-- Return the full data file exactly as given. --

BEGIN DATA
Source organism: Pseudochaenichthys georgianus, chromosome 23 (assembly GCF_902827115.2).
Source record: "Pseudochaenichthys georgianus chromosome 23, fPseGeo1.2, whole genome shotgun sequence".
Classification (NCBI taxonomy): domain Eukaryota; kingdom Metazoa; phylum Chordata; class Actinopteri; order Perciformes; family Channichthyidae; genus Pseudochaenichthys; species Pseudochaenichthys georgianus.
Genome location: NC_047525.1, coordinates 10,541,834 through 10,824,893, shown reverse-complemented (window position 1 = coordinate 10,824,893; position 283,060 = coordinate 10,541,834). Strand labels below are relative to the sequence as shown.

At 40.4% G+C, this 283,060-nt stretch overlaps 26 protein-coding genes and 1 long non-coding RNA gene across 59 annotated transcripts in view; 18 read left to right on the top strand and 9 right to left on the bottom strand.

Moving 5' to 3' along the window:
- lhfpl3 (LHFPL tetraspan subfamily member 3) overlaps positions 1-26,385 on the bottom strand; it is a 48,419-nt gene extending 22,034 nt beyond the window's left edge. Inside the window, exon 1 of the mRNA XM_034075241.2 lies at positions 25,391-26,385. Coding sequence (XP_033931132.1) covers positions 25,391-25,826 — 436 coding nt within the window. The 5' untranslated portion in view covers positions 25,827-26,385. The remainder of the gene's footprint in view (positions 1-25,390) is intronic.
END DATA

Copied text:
Source organism: Pseudochaenichthys georgianus, chromosome 23 (assembly GCF_902827115.2).
Source record: "Pseudochaenichthys georgianus chromosome 23, fPseGeo1.2, whole genome shotgun sequence".
Classification (NCBI taxonomy): domain Eukaryota; kingdom Metazoa; phylum Chordata; class Actinopteri; order Perciformes; family Channichthyidae; genus Pseudochaenichthys; species Pseudochaenichthys georgianus.
Genome location: NC_047525.1, coordinates 10,541,834 through 10,824,893, shown reverse-complemented (window position 1 = coordinate 10,824,893; position 283,060 = coordinate 10,541,834). Strand labels below are relative to the sequence as shown.

At 40.4% G+C, this 283,060-nt stretch overlaps 26 protein-coding genes and 1 long non-coding RNA gene across 59 annotated transcripts in view; 18 read left to right on the top strand and 9 right to left on the bottom strand.

Moving 5' to 3' along the window:
- lhfpl3 (LHFPL tetraspan subfamily member 3) overlaps positions 1-26,385 on the bottom strand; it is a 48,419-nt gene extending 22,034 nt beyond the window's left edge. Inside the window, exon 1 of the mRNA XM_034075241.2 lies at positions 25,391-26,385. Coding sequence (XP_033931132.1) covers positions 25,391-25,826 — 436 coding nt within the window. The 5' untranslated portion in view covers positions 25,827-26,385. The remainder of the gene's footprint in view (positions 1-25,390) is intronic.